FurryTail’s Whisker Wisdom curates information from trusted cat behaviorists and veterinarians.
Reading the ‘Raw Cat’
A cat communicates through body language, something Jackson Galaxy, calls the raw cat. He uses this term to express and describe the various traits and physical expressions that cats have adapted through years of evolution. Being able to read the signs your cat is showing can improve the bond you have with your cat.
Introducing the Cat Daddy
Jackson Galaxy, born Richard Kirschner, is a prominent cat enthusiast now known as the Cat Daddy. He has turned his love for cats into a full-time career, sharing his insights into feline communication with the world. Since starting his YouTube channel in 2009, Jackson Galaxy has amassed over 2 million subscribers. Here are 3 ways you can read the raw cat, according to Jackson Galaxy.
3 Ways to Read the Raw Cat: Eyes, Ears and Mouth
They say that a person’s eyes are the windows to their soul - and it is the same with cats. Cats use their eyes to convey threats, danger, and to communicate. Cats use slow blinking to show affection. The proper response would be to send some slow blinks back. Direct eye contact is used to express curiosity or gain attention. Check to see if their litter box is clean and if their food and water bowls need to be replenished.
When a cat’s pupils are constricted, or very small, it means that they are pinpointing their sight and attention on a specific location, waiting for movement or sound. However, when a cat’s eyes are dilated, it conveys that they are unsure of where a possible threat might be located. By widening their pupils, they are naturally taking in a larger range of visual senses, scanning their surroundings instead of focusing on one specific location. Cats can maintain a steady gaze, or stare, for a long time. If a cat is staring with dilated pupils and ears facing back, it is often a sign of fear or aggression.
Subreddits like r/airplaneears will have you believe that whenever a cat's ears are flattened or rolled back are all part of the same goofy look, but Jackson Galaxy claims there are many different forms and variations that indicate a cat’s mood. With airplane ears, cats flatten their ears so they are parallel to the ground. This position minimizes contact with the wind which can distort their senses. Galaxy advises that if your cat is acting uneasy or stressed and is showing airplane ears, it would be wise to schedule a vet visit.
Radar ears on the other hand are seen when a cat is localizing sound, searching for prey or other potential predators. According to Galaxy, cats have some of the strongest audio localization abilities among all terrestrial mammals, being able to accurately spot audio signals over a distance of 25 feet.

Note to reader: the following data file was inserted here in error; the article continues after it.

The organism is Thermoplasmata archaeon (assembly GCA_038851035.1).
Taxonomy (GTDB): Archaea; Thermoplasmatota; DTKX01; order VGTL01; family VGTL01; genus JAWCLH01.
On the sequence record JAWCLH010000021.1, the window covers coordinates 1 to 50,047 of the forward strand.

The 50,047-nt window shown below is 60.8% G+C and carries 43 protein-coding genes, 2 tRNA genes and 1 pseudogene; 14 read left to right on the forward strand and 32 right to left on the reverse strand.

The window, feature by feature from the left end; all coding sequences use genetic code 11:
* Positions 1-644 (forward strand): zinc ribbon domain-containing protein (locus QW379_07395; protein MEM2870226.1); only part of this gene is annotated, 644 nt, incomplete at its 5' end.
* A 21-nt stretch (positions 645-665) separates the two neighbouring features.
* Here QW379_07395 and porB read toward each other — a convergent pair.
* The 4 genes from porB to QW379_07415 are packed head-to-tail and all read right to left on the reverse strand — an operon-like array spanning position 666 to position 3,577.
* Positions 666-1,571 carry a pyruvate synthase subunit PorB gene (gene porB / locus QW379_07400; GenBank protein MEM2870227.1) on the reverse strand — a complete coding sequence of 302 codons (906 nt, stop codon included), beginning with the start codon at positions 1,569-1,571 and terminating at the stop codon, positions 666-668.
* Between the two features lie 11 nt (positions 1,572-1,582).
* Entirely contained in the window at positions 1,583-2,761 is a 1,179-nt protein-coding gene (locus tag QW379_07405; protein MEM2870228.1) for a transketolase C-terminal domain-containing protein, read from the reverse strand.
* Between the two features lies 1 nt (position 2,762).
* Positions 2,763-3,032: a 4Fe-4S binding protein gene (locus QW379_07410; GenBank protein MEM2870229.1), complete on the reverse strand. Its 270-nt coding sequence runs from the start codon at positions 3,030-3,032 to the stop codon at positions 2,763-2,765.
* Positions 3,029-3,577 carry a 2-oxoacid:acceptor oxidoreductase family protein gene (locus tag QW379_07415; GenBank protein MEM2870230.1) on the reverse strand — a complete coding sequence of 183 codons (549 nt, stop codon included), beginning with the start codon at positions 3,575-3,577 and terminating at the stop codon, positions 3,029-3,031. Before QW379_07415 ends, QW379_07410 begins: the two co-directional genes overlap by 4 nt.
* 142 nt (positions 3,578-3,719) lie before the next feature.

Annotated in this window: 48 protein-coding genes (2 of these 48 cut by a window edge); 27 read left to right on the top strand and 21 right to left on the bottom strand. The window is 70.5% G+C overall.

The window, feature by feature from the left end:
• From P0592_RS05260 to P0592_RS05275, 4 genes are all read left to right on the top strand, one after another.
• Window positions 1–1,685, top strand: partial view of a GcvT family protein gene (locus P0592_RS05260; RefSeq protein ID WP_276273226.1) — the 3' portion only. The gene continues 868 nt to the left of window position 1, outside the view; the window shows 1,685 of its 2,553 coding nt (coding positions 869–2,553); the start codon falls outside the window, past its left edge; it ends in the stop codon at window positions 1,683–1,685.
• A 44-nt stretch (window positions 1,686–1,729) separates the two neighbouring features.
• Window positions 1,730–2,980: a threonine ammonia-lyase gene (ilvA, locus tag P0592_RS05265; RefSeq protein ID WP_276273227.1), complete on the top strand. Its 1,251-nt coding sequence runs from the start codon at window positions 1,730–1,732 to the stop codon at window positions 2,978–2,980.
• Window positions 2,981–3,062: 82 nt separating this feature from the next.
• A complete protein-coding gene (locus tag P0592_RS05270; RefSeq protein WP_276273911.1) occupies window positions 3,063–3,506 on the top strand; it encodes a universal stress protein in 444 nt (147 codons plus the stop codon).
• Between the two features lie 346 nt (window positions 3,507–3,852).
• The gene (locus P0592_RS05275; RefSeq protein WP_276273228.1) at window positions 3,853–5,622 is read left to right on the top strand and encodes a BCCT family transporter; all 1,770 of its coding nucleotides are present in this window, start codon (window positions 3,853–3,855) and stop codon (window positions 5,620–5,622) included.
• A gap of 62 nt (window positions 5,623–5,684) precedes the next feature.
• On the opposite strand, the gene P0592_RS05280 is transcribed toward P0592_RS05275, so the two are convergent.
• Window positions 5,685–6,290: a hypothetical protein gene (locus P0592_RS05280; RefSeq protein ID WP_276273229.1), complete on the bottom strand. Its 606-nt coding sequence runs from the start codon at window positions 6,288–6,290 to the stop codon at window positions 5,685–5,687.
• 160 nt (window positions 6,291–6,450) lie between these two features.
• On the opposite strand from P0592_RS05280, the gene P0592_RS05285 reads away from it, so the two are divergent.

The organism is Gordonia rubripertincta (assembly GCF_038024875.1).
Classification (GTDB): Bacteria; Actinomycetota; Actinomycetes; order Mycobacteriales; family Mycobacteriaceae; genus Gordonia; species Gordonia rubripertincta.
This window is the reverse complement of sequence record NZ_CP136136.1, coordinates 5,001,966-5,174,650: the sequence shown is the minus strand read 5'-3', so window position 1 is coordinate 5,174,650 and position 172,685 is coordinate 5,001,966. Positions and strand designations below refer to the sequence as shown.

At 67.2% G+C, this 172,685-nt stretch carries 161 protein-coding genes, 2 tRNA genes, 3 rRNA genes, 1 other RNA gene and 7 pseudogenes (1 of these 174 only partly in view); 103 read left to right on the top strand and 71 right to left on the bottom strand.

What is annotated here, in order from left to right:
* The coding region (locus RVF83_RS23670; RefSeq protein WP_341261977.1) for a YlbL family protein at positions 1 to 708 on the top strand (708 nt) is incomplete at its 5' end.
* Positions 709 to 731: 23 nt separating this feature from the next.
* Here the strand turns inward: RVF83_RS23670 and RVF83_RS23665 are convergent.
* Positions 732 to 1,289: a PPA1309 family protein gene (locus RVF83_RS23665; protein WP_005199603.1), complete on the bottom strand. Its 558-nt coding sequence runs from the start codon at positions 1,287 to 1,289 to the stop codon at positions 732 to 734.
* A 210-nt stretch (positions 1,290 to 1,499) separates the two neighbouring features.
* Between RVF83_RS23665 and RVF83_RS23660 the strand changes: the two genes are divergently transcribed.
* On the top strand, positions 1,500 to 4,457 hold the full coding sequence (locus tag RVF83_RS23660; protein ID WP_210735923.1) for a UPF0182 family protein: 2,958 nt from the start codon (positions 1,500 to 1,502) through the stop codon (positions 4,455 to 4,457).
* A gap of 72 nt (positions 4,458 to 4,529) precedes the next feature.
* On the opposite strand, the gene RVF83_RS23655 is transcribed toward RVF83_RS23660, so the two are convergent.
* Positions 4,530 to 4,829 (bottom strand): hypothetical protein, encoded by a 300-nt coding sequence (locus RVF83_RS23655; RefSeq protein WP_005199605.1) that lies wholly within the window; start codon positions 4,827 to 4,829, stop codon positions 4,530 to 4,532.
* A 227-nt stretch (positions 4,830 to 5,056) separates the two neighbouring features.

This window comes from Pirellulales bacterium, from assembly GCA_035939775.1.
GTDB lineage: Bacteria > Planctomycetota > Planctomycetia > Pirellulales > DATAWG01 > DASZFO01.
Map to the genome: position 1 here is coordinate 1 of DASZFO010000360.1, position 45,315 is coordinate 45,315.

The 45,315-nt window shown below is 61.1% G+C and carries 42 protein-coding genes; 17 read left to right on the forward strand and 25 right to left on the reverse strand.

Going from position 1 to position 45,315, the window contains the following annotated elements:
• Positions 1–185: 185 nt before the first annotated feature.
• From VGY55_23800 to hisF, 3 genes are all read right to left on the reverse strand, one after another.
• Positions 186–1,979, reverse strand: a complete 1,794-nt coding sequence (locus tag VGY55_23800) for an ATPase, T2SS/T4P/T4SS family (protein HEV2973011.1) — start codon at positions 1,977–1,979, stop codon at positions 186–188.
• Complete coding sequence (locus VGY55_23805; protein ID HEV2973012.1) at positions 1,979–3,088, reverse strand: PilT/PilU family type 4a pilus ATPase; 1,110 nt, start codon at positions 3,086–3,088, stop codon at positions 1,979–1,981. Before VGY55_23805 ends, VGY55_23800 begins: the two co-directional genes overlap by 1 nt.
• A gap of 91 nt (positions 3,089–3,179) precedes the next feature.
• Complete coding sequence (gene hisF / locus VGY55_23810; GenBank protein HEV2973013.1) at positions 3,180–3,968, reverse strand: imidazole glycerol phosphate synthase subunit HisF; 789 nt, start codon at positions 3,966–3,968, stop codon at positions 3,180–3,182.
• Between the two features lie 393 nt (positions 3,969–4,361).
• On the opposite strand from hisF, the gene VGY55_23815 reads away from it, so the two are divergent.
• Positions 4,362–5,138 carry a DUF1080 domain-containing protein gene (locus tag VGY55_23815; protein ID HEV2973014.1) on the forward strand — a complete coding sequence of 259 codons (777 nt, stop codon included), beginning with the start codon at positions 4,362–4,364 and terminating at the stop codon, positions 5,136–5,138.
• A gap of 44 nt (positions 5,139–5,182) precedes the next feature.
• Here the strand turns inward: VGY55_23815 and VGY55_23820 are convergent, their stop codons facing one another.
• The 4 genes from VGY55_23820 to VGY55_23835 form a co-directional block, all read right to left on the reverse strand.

Pinned back ears signal a much more obvious signal to others that a cat is feeling threatening and ready to start a fight. In this position, a cat will roll back their ears as much as possible to protect them so that they can continue using them after a violent encounter.
When cats get excited or overstimulated, they tend to bite those around them, but this isn’t always a sign of aggression. Many times, according to Jackson Galaxy, a gentle bite from a cat can be a cat’s way of showing affection through memories of being raised by their mothers.
When raising kittens, a mother cat tends to bite the back of a kitten’s neck to grab them because it has fewer nerve endings and a significant amount of skin that makes it easy for mother cats to hold, move, or carry their kittens. When an older cat is playing or showing affection to their owner, they can exhibit this behavior from their mothers as a sign of affection.
However, biting can also hold more serious warnings to owners not to be touched again. When a cat is overstimulated or simply stressed out they can often gently bite a person’s hand as a way of asking them to stop and it is important to understand this behavior as a way of your cat setting boundaries. Instead of punishing them for a gentle, warning bite, try giving them the space that they are asking for until they are ready to socialize with you again.
Model a Modern Cattitude
Living with a cat requires a modern cattitude. Instead of trying to change your cat to be something it isn’t, celebrate the cat you have. Learn your cat's likes and dislikes, become an expert at reading your ‘raw cat,’ and buy products that fit their personality. Some cats like to be in the heart of the action, others like to be spectators, while others like to hide in seclusion.
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